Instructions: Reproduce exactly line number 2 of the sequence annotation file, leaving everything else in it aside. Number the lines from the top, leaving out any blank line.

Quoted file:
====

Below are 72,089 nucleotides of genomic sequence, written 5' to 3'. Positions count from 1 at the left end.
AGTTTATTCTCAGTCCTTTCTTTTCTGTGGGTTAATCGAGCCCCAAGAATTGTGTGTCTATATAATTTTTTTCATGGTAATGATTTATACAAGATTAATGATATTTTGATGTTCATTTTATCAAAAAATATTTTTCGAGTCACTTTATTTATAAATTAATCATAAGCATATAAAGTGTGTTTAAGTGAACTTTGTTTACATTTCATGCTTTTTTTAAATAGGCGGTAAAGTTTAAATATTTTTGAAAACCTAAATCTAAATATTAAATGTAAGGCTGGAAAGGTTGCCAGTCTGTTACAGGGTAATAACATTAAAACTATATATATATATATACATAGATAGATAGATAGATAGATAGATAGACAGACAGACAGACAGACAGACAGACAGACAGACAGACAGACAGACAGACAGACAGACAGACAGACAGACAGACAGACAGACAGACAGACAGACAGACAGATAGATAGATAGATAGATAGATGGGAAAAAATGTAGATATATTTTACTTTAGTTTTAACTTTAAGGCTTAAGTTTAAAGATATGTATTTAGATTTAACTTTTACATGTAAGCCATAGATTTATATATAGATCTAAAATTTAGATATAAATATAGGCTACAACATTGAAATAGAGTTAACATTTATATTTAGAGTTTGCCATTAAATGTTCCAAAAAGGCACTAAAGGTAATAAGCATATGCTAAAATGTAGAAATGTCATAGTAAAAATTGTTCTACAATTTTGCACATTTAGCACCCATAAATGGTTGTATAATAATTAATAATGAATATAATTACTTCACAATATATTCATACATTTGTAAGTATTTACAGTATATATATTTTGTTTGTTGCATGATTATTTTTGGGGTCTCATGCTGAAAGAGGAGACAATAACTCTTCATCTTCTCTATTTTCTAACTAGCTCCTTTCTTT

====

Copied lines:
AGTTTATTCTCAGTCCTTTCTTTTCTGTGGGTTAATCGAGCCCCAAGAATTGTGTGTCTATATAATTTTTTTCATGGTAATGATTTATACAAGATTAATGATATTTTGATGTTCATTTTATCAAAAAATATTTTTCGAGTCACTTTATTTATAAATTAATCATAAGCATATAAAGTGTGTTTAAGTGAACTTTGTTTACATTTCATGCTTTTTTTAAATAGGCGGTAAAGTTTAAATATTTTTGAAAACCTAAATCTAAATATTAAATGTAAGGCTGGAAAGGTTGCCAGTCTGTTACAGGGTAATAACATTAAAACTATATATATATATATACATAGATAGATAGATAGATAGATAGATAGACAGACAGACAGACAGACAGACAGACAGACAGACAGACAGACAGACAGACAGACAGACAGACAGACAGACAGACAGACAGACAGACAGACAGACAGACAGATAGATAGATAGATAGATAGATGGGAAAAAATGTAGATATATTTTACTTTAGTTTTAACTTTAAGGCTTAAGTTTAAAGATATGTATTTAGATTTAACTTTTACATGTAAGCCATAGATTTATATATAGATCTAAAATTTAGATATAAATATAGGCTACAACATTGAAATAGAGTTAACATTTATATTTAGAGTTTGCCATTAAATGTTCCAAAAAGGCACTAAAGGTAATAAGCATATGCTAAAATGTAGAAATGTCATAGTAAAAATTGTTCTACAATTTTGCACATTTAGCACCCATAAATGGTTGTATAATAATTAATAATGAATATAATTACTTCACAATATATTCATACATTTGTAAGTATTTACAGTATATATATTTTGTTTGTTGCATGATTATTTTTGGGGTCTCATGCTGAAAGAGGAGACAATAACTCTTCATCTTCTCTATTTTCTAACTAGCTCCTTTCTTT